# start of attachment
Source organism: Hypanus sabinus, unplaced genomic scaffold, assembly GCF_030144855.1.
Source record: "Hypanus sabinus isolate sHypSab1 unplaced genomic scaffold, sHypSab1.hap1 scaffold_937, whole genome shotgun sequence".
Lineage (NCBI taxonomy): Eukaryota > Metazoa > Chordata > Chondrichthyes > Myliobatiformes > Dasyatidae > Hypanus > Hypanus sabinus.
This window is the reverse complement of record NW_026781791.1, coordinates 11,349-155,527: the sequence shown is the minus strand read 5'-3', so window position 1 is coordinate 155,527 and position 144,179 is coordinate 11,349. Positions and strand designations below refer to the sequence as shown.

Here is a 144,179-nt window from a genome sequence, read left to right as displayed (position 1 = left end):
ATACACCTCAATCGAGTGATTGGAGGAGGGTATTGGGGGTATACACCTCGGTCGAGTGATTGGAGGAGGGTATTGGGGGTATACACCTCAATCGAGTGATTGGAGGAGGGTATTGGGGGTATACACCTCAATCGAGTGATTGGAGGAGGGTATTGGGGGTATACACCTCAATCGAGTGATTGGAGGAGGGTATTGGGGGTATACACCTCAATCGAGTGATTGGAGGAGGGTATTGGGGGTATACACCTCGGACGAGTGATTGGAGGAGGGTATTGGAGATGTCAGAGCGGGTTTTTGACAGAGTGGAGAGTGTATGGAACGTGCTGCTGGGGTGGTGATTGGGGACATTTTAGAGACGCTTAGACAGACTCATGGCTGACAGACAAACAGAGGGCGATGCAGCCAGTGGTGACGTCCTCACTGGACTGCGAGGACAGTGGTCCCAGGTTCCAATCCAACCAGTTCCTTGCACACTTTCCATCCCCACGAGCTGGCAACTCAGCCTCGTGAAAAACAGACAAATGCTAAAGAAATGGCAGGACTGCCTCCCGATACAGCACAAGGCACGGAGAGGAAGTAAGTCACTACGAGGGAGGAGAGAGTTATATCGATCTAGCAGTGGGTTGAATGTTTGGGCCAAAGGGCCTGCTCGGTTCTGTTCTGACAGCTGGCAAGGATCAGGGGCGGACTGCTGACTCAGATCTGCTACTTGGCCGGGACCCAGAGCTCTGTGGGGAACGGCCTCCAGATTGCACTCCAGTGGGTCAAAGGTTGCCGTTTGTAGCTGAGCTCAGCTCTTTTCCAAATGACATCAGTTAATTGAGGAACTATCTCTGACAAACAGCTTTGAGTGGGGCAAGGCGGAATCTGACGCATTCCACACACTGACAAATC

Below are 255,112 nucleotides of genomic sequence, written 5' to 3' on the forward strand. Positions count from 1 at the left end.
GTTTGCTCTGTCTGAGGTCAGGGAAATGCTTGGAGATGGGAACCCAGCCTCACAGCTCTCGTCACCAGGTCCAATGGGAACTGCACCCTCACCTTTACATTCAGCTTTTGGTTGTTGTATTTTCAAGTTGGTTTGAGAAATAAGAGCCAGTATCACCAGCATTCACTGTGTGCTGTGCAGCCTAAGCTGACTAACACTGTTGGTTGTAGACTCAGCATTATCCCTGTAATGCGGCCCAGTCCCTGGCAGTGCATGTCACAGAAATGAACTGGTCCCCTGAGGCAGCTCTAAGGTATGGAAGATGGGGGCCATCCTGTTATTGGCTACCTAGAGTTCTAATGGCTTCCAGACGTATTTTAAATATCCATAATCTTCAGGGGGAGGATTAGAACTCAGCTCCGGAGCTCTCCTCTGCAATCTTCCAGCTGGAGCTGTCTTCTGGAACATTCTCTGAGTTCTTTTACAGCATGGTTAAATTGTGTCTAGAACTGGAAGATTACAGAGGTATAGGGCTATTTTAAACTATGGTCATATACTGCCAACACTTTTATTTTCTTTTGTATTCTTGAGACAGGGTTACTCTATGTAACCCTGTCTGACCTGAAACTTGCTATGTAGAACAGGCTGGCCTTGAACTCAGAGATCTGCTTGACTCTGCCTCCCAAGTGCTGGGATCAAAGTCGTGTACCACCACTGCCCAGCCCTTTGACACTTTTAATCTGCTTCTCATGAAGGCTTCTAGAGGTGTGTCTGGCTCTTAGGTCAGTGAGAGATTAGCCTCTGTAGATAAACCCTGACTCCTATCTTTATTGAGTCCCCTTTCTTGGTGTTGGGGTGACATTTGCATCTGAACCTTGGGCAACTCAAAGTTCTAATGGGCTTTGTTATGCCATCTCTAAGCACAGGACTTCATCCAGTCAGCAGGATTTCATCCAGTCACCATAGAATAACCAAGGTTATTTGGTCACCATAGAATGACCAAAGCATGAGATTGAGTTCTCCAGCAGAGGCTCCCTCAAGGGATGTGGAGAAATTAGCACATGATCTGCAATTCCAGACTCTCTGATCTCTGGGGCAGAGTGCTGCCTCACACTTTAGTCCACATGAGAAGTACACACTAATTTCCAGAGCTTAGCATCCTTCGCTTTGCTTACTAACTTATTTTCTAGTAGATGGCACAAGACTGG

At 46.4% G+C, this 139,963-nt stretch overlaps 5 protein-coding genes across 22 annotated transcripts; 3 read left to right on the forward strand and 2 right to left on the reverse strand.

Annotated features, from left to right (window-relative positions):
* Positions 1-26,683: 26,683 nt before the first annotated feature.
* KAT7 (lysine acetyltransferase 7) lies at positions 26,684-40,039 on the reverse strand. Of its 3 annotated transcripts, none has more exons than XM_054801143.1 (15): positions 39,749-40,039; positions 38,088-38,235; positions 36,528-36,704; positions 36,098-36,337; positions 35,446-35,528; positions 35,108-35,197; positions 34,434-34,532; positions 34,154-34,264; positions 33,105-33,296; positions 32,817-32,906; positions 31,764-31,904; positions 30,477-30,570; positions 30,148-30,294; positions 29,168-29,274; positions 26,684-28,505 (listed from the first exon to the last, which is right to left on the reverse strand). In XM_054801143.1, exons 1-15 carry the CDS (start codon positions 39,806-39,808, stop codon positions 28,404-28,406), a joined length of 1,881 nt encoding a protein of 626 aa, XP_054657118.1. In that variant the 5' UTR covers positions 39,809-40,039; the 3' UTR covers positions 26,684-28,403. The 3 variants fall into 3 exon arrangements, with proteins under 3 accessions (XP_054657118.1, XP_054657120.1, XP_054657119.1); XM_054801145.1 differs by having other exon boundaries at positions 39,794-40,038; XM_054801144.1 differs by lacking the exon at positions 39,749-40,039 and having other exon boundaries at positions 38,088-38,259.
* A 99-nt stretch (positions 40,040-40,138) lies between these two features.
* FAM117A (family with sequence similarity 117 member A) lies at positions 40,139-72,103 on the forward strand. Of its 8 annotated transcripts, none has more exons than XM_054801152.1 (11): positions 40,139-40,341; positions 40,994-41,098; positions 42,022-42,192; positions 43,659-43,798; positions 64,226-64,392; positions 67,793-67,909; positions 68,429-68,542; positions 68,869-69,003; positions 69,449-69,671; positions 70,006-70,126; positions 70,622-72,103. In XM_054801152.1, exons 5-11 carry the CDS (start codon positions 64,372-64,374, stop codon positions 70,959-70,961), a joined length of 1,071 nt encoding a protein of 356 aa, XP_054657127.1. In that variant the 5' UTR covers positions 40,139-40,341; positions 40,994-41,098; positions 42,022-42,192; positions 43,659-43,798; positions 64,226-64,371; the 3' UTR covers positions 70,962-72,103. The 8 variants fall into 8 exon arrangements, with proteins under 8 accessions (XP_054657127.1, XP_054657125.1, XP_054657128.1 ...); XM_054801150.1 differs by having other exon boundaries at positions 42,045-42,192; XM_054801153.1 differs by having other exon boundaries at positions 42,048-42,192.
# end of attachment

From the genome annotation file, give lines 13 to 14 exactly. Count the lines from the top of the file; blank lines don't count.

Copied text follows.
* A 99-nt stretch (positions 40,040-40,138) lies between these two features.
* FAM117A (family with sequence similarity 117 member A) lies at positions 40,139-72,103 on the forward strand. Of its 8 annotated transcripts, none has more exons than XM_054801152.1 (11): positions 40,139-40,341; positions 40,994-41,098; positions 42,022-42,192; positions 43,659-43,798; positions 64,226-64,392; positions 67,793-67,909; positions 68,429-68,542; positions 68,869-69,003; positions 69,449-69,671; positions 70,006-70,126; positions 70,622-72,103. In XM_054801152.1, exons 5-11 carry the CDS (start codon positions 64,372-64,374, stop codon positions 70,959-70,961), a joined length of 1,071 nt encoding a protein of 356 aa, XP_054657127.1. In that variant the 5' UTR covers positions 40,139-40,341; positions 40,994-41,098; positions 42,022-42,192; positions 43,659-43,798; positions 64,226-64,371; the 3' UTR covers positions 70,962-72,103. The 8 variants fall into 8 exon arrangements, with proteins under 8 accessions (XP_054657127.1, XP_054657125.1, XP_054657128.1 ...); XM_054801150.1 differs by having other exon boundaries at positions 42,045-42,192; XM_054801153.1 differs by having other exon boundaries at positions 42,048-42,192.